Barnum: In Secret Service to the USA: Freaks, Suckers, and Maniacal Madmen
P. T. Barnum is a fascinating enough real-life person that it seems natural that a comic book miniseries was created revolving around him and his famous circus. And, I'm pleased to say, the merchant of flim-flam pops off the page, with this fast-paced story of intrigue, secession, treason, and assasination.
As the story opens, Barnum and his "Congress of Anomalies" are able to stop an assassination attempt on the life of President Grover Cleveland. Impressed, Cleveland dispatches the first female Secret Service agent, Firestone Kelley, to recruit Barnum and his band to become secret agents of the US government to foil a plot by evil genius Nikola Tesla to steal away all of America West of the Rockies. Barnum, realizing what having the thanks of the president can do for him, agrees.
The rest of the story consists of Barnum and his crew (including a mesmerist, a rubber man, a human fly, an animal charmer, a minature strongman, the famous conjoined twins Chang and Eng, and a brilliant African-American scientist/lawyer) figuring out and thwarting Tesla's plans. This leads to action scenes of the appropriate amount of bombast which are very entertaining, which made me devour the comic with alarming reading speed. It was definitely a fun read.
Unfortunately, it does have disadvantages. For one thing, I disliked the portrayal of Tesla. He (as well as his lover and accomplice, Ada Lovelace) just seemed to be a generic mustache-twirling villain. There was nothing unique about him, which, given how unique the actual Tesla was, is somewhat criminal.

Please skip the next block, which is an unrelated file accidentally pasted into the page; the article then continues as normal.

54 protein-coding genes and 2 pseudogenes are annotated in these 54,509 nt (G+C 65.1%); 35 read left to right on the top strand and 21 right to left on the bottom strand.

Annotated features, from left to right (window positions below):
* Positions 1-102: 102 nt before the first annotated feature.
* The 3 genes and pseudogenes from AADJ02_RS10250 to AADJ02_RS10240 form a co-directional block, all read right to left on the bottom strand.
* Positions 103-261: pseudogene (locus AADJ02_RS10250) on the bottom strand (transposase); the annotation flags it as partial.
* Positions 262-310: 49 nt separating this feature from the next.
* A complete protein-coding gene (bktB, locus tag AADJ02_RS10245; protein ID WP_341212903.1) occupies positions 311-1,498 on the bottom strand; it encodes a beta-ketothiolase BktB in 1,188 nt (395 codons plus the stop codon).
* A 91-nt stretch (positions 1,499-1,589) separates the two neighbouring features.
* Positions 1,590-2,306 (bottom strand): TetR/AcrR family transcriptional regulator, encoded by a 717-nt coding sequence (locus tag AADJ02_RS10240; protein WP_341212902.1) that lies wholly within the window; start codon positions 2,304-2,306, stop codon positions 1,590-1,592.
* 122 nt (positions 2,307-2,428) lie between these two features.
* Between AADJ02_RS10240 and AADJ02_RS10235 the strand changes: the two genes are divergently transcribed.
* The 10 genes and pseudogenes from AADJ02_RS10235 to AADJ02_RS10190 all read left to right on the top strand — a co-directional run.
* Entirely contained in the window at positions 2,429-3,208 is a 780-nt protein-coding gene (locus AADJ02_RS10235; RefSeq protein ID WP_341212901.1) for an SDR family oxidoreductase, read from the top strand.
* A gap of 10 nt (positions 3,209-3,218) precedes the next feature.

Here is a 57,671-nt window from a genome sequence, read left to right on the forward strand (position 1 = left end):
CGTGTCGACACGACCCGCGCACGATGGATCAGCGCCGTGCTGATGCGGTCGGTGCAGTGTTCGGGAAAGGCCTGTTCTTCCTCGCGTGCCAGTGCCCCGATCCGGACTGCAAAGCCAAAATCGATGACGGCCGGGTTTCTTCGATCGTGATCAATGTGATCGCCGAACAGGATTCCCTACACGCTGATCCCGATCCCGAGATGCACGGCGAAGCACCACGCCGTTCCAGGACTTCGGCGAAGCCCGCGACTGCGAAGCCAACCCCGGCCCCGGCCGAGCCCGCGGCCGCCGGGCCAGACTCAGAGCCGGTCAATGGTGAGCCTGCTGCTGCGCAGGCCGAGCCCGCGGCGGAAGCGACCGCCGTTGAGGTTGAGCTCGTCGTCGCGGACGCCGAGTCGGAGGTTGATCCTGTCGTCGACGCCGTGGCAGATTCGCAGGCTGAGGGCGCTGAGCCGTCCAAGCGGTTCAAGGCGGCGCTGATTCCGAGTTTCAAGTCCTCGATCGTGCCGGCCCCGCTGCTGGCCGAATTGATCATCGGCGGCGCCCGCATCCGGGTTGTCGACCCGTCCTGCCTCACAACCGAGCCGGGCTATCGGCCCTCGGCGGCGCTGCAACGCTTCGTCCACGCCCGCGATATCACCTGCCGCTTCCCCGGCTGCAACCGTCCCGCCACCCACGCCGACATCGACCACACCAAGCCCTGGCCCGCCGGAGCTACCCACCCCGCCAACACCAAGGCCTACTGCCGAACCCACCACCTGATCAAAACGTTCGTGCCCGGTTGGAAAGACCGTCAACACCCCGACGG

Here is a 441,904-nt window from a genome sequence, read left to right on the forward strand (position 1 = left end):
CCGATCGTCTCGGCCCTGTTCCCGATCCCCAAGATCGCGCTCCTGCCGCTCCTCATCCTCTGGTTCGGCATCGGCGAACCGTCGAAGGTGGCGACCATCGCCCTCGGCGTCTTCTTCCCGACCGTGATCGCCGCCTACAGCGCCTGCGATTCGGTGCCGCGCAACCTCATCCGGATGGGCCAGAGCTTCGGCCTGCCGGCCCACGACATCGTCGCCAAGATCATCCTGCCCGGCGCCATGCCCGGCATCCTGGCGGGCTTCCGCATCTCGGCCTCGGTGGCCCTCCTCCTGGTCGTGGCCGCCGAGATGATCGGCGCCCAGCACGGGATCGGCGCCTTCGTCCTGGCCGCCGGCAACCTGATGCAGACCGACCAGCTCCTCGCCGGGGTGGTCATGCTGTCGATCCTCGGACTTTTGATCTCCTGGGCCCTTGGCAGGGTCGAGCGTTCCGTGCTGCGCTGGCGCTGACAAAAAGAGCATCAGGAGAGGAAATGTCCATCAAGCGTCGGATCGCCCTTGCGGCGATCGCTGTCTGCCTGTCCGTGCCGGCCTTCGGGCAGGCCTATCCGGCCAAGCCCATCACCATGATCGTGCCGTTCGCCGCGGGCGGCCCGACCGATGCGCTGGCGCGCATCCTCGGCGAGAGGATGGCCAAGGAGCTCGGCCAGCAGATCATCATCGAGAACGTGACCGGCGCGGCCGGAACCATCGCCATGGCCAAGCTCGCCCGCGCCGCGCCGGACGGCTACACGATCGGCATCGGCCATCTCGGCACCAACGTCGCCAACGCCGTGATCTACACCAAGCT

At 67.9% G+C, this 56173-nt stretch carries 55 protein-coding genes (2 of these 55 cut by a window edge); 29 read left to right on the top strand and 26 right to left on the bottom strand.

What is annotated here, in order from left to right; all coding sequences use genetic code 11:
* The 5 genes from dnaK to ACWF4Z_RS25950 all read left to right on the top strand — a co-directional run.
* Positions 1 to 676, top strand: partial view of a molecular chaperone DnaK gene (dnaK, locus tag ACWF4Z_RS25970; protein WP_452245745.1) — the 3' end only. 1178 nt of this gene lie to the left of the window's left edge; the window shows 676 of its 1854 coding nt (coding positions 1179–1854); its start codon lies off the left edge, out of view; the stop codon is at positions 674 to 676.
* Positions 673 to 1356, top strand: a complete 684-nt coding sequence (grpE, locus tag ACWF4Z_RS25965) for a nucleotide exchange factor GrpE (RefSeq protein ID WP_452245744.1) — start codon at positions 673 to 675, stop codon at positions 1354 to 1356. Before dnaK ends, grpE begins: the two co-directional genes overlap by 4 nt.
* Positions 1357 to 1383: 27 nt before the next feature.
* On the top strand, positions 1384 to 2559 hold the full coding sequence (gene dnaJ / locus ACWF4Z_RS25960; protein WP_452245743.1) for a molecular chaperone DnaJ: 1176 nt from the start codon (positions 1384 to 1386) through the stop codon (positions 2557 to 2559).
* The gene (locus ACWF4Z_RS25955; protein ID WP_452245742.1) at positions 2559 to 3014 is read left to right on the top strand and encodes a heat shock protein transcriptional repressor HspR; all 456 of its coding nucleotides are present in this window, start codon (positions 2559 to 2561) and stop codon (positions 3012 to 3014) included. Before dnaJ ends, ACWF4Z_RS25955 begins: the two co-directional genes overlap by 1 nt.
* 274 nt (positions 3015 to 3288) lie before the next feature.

I also wish Howard Chaykin and David Tischman the writers and Niko Henrichon the artist had thought out their setting better. Sometimes it felt that they just picked three or four of the most famous oddities of late 19th century America (Barnum, Telsa, Changand Eng, the Dead Rabbits, etc.) and just threw them into the story without really figuring out how to best use them. Since these characters are fascinating in real life, it made their genericness in this story seem even more frustrating.
However, Barnum himself is well-written. We see inside his head and therefore get all of the various complications of his personality. He is bombastic, and enjoys a bit of flim-flam, but especially enjoys entertaining people. He also loves his Congress of Anomalies, and sees them as a sort of family. I especially liked the detail that he is in mourning for his dead wife, a fact he represses but has a tendency to sneak out.
All in all, although it is somewhat insubstantial and has a criminally generic villain, this comic is a fun read. If you see it, check it out if it's not too expensive. You shouldn't be disappointed, if you keep in mind that it's just a bit of flim flam.